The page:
9. The cardiography system of claim 1 wherein said knowledge base comprises waveforms, waveform attributes and hemodynamic parameters that have been associated with diastolic heart failure.
10. The cardiography system of claim 1 wherein said processing device is selected from the group consisting of embedded microprocessors, digital signal processors, personal computers, laptop computers, notebook computers, palm top computers, network computers, Internet appliances, and processor-controlled devices configured to store data and software.
11. The cardiography system of claim 2 wherein said display device is selected from the group consisting of computer monitor, flat- screen display, projector, printing device, and audible device.
12. The cardiography system of claim 2 wherein said display device further comprises user input devices configured to communicate with said display device and said processing device.
13. The cardiography system of claim 1 further comprising said processing device is configured to create an ensemble average waveform based on said waveform signal.
14. The cardiography system of claim 13 further comprising said processing device is configured to identify and measure waveform attributes on said ensemble average waveform.
15. The cardiography system of claim 14 further comprising said processing device is configured to cross-reference said waveform attributes from said ensemble average waveform with data in said knowledge base.
16. The cardiography system of claim 15 further comprising said processing device is configured to output a suggested likelihood of a particular disease state.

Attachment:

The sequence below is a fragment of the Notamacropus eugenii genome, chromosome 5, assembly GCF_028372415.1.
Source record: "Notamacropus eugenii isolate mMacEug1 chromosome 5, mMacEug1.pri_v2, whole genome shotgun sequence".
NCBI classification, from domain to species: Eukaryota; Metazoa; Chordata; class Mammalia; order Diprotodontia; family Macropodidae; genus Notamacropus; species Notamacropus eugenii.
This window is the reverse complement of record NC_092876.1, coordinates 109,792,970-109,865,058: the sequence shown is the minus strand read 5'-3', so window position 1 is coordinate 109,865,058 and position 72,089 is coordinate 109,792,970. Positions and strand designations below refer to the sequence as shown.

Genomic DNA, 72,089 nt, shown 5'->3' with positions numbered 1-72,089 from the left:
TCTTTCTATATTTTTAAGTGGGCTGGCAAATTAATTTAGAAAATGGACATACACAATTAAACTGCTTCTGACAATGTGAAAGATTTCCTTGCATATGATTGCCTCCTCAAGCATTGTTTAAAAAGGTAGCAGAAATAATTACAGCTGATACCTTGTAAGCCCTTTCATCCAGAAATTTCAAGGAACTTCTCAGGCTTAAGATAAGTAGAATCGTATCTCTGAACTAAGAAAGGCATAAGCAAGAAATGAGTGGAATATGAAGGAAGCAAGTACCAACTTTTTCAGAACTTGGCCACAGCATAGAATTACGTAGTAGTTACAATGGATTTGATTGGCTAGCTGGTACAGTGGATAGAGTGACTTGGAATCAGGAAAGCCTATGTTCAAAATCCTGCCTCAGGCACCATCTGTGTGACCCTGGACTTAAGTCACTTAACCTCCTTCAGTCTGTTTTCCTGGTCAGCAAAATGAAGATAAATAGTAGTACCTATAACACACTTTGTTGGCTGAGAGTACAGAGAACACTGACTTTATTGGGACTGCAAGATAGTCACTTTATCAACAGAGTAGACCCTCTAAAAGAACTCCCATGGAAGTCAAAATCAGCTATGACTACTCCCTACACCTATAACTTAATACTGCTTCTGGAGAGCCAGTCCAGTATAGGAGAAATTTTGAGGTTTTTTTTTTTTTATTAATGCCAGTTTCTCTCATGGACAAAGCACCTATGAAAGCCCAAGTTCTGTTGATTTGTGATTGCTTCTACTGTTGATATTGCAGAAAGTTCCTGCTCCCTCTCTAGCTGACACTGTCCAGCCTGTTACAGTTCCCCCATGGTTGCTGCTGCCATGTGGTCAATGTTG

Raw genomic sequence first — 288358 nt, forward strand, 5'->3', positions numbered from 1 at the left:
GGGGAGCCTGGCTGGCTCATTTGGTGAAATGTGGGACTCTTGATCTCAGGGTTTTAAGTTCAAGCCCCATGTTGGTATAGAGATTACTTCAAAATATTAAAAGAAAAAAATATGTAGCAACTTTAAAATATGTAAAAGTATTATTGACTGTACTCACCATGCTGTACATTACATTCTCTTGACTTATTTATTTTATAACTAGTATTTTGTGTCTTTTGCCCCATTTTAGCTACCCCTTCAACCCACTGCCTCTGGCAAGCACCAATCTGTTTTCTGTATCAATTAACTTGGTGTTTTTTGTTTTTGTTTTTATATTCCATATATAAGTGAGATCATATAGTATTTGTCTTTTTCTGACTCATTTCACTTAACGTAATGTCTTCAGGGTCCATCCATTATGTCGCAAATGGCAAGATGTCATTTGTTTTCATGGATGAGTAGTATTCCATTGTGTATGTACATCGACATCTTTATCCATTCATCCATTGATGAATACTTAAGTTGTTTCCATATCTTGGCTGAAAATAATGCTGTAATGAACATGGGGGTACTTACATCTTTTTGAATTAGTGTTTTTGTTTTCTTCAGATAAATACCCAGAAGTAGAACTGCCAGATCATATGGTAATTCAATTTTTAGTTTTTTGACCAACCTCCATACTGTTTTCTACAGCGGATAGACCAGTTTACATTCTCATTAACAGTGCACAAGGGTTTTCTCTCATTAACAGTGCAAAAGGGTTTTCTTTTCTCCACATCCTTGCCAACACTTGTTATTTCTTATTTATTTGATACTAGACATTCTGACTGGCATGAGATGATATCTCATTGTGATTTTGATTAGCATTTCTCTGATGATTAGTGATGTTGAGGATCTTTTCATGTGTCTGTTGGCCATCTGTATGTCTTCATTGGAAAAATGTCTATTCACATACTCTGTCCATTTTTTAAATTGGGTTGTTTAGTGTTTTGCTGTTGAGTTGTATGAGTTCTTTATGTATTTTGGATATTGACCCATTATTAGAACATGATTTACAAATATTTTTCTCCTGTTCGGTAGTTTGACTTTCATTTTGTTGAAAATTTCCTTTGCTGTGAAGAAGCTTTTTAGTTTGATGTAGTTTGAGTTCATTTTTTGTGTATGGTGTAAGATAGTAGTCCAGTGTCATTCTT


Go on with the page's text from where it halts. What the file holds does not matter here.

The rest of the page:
17. The cardiography system of claim 1 wherein said at least one sensor comprises a first sensor adapted to generate said waveform signal and a second system adapted to provide said hemodynamic parameter input.
18. A method for automated recognition of hemodynamic parameters and waveform attributes to assess disease states comprising:
providing at least one sensor for generating at least one waveform signal and a hemodynamic parameter input;
providing a knowledge base having data corresponding to various disease states;
providing a processing device operably communicating with said at least one sensor and said knowledge base, said processing device for receiving said at least one waveform signal and said hemodynamic parameter input, identifying waveform attributes on said waveform signal, measuring said waveform attributes, measuring said hemodynamic parameter input, accessing said knowledge base, cross-referencing said waveform attributes with data in said knowledge base, cross-referencing said hemodynamic parameter input with data in said knowledge base, and outputting a suggested likelihood of a particular disease state based on said cross-referencing.
19. The method of claim 18 further comprising providing a display device for displaying at least said output.
20. The method of claim 19 further comprising said knowledge base further providing goal directed therapies correlated with particular disease states.
21. The method of claim 20 further comprising said processing device outputting at least one suggested goal directed therapy based on the suggested likelihood of a particular disease state.
22. The method of claim 18 wherein said waveform signal is selected from the group consisting of an ICG signal, an ECG signal and a PCG signal.